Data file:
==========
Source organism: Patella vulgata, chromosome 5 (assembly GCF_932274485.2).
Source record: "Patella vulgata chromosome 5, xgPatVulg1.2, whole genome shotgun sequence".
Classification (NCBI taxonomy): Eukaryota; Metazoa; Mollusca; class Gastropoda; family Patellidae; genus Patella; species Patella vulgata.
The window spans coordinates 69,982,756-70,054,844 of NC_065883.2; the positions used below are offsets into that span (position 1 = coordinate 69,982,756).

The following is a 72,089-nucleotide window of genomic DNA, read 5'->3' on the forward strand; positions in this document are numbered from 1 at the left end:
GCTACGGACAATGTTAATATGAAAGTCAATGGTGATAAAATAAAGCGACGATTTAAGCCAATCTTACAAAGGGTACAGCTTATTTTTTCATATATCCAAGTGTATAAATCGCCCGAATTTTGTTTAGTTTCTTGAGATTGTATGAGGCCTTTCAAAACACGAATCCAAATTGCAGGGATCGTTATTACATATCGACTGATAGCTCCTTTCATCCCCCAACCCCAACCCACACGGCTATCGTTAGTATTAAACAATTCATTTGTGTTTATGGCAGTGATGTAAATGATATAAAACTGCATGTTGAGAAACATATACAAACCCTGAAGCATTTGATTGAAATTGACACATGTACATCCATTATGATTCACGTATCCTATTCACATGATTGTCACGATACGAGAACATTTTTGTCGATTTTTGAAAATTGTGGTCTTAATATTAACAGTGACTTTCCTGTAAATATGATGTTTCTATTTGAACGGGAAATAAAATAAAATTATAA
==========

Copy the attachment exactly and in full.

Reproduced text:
Source organism: Patella vulgata, chromosome 5 (assembly GCF_932274485.2).
Source record: "Patella vulgata chromosome 5, xgPatVulg1.2, whole genome shotgun sequence".
Classification (NCBI taxonomy): Eukaryota; Metazoa; Mollusca; class Gastropoda; family Patellidae; genus Patella; species Patella vulgata.
The window spans coordinates 69,982,756-70,054,844 of NC_065883.2; the positions used below are offsets into that span (position 1 = coordinate 69,982,756).

The following is a 72,089-nucleotide window of genomic DNA, read 5'->3' on the forward strand; positions in this document are numbered from 1 at the left end:
GCTACGGACAATGTTAATATGAAAGTCAATGGTGATAAAATAAAGCGACGATTTAAGCCAATCTTACAAAGGGTACAGCTTATTTTTTCATATATCCAAGTGTATAAATCGCCCGAATTTTGTTTAGTTTCTTGAGATTGTATGAGGCCTTTCAAAACACGAATCCAAATTGCAGGGATCGTTATTACATATCGACTGATAGCTCCTTTCATCCCCCAACCCCAACCCACACGGCTATCGTTAGTATTAAACAATTCATTTGTGTTTATGGCAGTGATGTAAATGATATAAAACTGCATGTTGAGAAACATATACAAACCCTGAAGCATTTGATTGAAATTGACACATGTACATCCATTATGATTCACGTATCCTATTCACATGATTGTCACGATACGAGAACATTTTTGTCGATTTTTGAAAATTGTGGTCTTAATATTAACAGTGACTTTCCTGTAAATATGATGTTTCTATTTGAACGGGAAATAAAATAAAATTATAA